Pashtun ethnic agenda at heart of Afghan War

#1
KABUL — In a recent debate leading up to the presidential elections here, the first question was not about terrorism, or violence, or even opium. It was about how candidates viewed a jagged line casually drawn on a map 115 years ago by British colonial rulers.

For the West, this border separates Afghanistan from Pakistan, and it is a source of great frustration that neither country seems able or even willing to enforce it. But for many Pashtuns, the most powerful ethnic tribe here, the line runs through what they call "Pashtunistan" and is no more legitimate than the border that once divided East and West Germany.

The Pashtuns and their ethnic agenda are in many ways at the center of the upcoming elections and the armed conflicts in both Afghanistan and Pakistan. Like the Pashtun-dominated Taliban, many Pashtuns who have not taken up arms still share the dream of a united Pashtunistan. This dream grows stronger as the Pashtuns on both sides of the border get more disgruntled.

If the Pashtuns vote in large numbers in the Aug. 20 election, it will help current president Hamid Karzai, a Pashtun. If their turnout is low, possibly because of violence or Taliban threats, his rival, former Foreign Minister Abdullah Abdullah, stands a better chance. Although half-Pashtun, Abdullah is identified with the ethnic Tajiks, and some analysts are concerned that Pashtuns would not accept his victory.

"Pashtuns are critical to the Afghan election," says Hassan Abbas, research fellow at Harvard University's Belfer Center for Science and International Affairs. "Pashtuns are at the heart of insurgency in both Pakistan and Afghanistan because they have been used and abused in the last three decades by regional as well as international players. Their social fabric has been torn to smithereens and their tribal ethos has been under severe stress and strain due to the rise of fanatical religious elements. Pashtuns today are a victim of circumstances."
http://www.google.com/hostednews/ap/article/ALeqM5jLVaYirWiTko5N9FLZ5iC47oFNkQD99Q74DG0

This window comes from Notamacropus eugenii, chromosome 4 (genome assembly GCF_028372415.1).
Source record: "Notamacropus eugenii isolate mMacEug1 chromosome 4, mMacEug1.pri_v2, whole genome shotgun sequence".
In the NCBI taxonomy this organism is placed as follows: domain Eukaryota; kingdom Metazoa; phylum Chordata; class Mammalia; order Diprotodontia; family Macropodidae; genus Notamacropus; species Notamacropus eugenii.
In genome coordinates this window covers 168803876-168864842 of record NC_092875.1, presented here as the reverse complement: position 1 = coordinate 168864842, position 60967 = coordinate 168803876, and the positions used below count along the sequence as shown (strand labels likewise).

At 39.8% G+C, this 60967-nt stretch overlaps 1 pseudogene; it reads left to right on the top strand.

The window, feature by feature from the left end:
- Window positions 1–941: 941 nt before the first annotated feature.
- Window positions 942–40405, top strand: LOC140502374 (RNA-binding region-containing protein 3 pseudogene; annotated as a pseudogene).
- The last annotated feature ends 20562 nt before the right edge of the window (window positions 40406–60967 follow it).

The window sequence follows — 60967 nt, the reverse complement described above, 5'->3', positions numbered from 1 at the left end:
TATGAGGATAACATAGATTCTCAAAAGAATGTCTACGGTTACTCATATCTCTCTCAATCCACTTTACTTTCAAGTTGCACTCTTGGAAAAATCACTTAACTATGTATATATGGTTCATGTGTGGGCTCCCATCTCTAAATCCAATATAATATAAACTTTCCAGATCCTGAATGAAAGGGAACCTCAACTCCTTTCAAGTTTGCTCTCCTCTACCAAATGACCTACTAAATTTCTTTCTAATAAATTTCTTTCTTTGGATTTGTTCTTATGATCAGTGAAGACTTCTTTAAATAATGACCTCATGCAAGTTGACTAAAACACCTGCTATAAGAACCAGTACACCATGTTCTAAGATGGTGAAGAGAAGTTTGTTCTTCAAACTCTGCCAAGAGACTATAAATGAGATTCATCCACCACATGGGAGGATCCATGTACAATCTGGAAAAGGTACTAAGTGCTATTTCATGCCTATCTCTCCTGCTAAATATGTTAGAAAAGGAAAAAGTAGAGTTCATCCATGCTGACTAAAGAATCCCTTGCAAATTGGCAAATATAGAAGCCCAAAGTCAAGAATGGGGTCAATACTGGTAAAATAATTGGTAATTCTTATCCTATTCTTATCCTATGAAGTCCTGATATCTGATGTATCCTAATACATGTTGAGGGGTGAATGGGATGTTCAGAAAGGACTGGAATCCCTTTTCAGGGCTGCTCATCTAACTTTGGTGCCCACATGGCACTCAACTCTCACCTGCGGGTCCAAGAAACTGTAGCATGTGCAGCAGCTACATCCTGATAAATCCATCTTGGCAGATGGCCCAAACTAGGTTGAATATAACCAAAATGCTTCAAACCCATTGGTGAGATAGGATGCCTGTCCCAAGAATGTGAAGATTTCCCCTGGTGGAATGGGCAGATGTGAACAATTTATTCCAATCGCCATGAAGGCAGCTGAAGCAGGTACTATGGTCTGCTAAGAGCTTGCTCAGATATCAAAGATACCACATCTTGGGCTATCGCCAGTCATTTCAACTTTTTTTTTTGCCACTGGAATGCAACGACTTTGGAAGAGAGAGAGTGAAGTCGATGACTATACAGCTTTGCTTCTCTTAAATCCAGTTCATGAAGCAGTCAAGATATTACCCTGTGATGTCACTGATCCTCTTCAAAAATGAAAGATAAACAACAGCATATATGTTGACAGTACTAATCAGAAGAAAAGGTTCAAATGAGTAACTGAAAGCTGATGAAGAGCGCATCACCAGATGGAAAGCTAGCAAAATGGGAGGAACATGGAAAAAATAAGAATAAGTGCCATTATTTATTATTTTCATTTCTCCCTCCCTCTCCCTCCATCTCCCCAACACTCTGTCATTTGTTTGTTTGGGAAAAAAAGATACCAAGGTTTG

First article I've seen in a long time addressing the thorny issue of Pashtun self-determination in Afghanistan.

I did make a post a long time ago, that perhaps part of the answer was the establishment of an autonomous Pashtun homeland.

Could the answer in part at least, really be as simple as that?

Overview of "Pashtunistan" and the current Durand line stalemate.

http://en.wikipedia.org/wiki/Pashtunistan
 
#3
Not in the slightest.

Not only that, but we would have TWO conflicts to get into, (in the two different countries we create) technically, because giving them self determination would not stop the hard core Taliban movement?

God, with this and africa we made such a cock up of dividing up the old empire...
 
#4
PartTimePongo said:
KABUL — In a recent debate leading up to the presidential elections here, the first question was not about terrorism, or violence, or even opium. It was about how candidates viewed a jagged line casually drawn on a map 115 years ago by British colonial rulers.
More simplistic student Journo cr*p, the Durand line was drawn for a very good reason after a very long survey, it granted the British Empire and now the Pakistanis, the strategic high ground in case of a Russian Invasion of Afghanistan. Its effectiveness was very favorably commented upon by the Pakistanis at the time of the actual invasion of Afghanistan by the Russians.

At the time Durand was told by the Afghan rulers that splitting the Pashtuns was a grave error, but Russia was much the greater threat to GB at the time.

As to the Pashtuns, they are already carving out their own Country from Afghanistan and Pakistan, nominal elections in nominal democracies/failing States like Pakistan and Afghanistan have nothing to do with it.

Like the British, Americans, NATO etc. Pakistan's rule amongst the Pashtuns extends only as far as their guns will reach.

In their own time they will have their tribal lands and more besides.
 

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